French companies will have to install special software to check for unjustified pay gaps between men and women under plans unveiled by the prime minister.
French companies will have three years to erase their gender pay gaps or face possible fines under plans presented by Prime Minister Edouard Philippe to unions and employers.
Men are on average paid nine per cent more than women in France, even though the law has required equal pay for the same work for the past 45 years.
Under the plans, companies with more than 50 employees will have to install special software hooked up directly to their payroll systems to monitor unjustified pay gaps.
If a company fails to erase a pay gap detected by the software over three years, inspectors could impose a fine of up to one per cent of the firm's wage bill.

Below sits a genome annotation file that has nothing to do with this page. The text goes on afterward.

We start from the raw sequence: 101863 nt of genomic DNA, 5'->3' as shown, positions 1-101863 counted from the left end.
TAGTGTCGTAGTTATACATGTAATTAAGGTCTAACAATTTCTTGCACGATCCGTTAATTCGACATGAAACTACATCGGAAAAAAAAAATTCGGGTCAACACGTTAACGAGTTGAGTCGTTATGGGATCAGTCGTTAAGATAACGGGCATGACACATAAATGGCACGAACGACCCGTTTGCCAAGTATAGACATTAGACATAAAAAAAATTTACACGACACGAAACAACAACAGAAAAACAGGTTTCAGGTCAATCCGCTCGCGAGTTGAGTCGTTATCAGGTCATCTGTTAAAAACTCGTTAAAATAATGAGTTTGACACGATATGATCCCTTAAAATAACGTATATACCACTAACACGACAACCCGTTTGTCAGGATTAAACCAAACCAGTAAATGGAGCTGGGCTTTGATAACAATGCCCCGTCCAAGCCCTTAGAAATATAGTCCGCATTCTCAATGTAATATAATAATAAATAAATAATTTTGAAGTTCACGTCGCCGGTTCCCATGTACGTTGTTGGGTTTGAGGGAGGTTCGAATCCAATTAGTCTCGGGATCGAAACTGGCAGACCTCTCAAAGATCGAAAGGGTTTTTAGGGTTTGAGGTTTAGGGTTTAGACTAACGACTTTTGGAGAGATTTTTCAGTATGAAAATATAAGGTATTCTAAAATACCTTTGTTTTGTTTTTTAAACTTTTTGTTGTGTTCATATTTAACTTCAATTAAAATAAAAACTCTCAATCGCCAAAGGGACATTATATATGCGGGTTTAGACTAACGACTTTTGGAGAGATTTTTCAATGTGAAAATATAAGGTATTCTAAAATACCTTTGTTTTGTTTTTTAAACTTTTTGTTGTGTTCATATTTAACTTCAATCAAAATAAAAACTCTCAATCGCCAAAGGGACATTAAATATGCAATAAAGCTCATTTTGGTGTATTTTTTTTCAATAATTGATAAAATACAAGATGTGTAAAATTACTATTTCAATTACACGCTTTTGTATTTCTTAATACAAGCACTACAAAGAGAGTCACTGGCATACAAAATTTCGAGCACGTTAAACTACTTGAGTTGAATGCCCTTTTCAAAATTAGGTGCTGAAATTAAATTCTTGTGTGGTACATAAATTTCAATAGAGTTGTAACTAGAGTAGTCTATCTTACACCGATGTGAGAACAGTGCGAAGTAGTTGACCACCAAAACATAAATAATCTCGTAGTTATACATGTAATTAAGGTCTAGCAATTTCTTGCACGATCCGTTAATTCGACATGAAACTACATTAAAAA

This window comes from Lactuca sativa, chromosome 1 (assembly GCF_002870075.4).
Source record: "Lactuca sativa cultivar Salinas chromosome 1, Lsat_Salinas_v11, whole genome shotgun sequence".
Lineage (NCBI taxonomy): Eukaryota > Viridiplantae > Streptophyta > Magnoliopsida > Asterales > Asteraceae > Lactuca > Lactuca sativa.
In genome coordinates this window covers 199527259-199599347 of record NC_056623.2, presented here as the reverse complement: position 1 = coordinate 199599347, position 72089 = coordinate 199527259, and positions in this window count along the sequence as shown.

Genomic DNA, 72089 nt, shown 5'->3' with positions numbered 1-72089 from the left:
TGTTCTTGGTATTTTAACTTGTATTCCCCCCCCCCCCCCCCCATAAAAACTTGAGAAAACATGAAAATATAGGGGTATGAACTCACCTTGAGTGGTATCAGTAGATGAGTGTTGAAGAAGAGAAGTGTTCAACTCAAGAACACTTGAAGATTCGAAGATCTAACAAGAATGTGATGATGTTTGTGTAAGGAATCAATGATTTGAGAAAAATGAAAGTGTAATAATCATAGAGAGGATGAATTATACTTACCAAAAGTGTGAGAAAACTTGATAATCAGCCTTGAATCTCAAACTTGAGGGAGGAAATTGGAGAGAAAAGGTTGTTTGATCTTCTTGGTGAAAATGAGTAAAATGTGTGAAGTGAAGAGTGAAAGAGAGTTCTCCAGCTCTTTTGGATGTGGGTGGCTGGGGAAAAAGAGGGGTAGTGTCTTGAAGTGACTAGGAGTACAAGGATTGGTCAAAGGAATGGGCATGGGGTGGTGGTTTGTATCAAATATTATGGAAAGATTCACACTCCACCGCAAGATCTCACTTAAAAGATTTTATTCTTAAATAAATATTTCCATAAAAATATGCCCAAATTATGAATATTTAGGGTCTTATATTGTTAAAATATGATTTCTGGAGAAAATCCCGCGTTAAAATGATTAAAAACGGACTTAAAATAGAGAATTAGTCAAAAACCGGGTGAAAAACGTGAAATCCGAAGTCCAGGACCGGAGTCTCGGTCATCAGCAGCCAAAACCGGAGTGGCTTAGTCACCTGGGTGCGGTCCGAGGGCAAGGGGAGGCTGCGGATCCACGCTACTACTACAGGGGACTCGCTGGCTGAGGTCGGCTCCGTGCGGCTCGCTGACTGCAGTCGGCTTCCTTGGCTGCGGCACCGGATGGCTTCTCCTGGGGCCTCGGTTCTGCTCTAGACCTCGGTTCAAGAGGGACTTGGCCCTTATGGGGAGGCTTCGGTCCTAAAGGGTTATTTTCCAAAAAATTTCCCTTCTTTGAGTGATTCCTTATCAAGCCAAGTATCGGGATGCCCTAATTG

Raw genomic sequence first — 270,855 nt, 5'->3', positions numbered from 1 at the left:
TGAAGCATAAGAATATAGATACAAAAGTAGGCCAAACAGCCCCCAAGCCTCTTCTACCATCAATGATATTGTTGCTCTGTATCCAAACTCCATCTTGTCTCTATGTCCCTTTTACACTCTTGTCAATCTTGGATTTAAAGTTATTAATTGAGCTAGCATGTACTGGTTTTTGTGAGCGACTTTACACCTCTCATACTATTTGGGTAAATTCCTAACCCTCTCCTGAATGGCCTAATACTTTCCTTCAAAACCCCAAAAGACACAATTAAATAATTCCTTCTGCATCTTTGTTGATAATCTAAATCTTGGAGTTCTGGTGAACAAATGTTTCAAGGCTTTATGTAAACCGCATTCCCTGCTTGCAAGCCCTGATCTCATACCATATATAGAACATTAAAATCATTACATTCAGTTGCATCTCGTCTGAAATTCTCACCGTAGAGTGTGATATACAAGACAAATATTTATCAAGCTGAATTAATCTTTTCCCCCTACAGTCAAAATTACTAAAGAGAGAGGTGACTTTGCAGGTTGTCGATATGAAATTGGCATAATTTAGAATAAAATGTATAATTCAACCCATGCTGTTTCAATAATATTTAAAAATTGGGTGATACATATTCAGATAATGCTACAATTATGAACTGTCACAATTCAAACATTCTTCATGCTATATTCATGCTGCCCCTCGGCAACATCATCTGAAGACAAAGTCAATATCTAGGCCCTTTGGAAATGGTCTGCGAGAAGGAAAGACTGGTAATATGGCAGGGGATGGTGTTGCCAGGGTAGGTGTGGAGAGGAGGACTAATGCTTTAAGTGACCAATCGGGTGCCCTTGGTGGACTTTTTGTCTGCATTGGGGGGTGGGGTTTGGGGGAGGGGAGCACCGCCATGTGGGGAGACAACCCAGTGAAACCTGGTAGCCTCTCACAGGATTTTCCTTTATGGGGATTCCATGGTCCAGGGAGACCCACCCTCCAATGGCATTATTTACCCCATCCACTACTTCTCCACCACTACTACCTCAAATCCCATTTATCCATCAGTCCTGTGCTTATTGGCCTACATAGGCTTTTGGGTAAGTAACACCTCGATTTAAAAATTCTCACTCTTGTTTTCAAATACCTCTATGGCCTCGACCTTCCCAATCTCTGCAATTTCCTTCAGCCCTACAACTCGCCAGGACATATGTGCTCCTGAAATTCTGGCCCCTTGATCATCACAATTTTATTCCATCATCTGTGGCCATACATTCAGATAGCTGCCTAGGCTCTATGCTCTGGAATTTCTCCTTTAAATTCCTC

"The software is not a magic wand but it will reveal certain differences in the pay between men and woman," Philippe told reporters on Wednesday.
The government's plans met concern among employers who attended Philippe's presentation.
Union leaders were open to the government's plan but some also had reservations about what criteria would be used for determining whether a pay gap existed.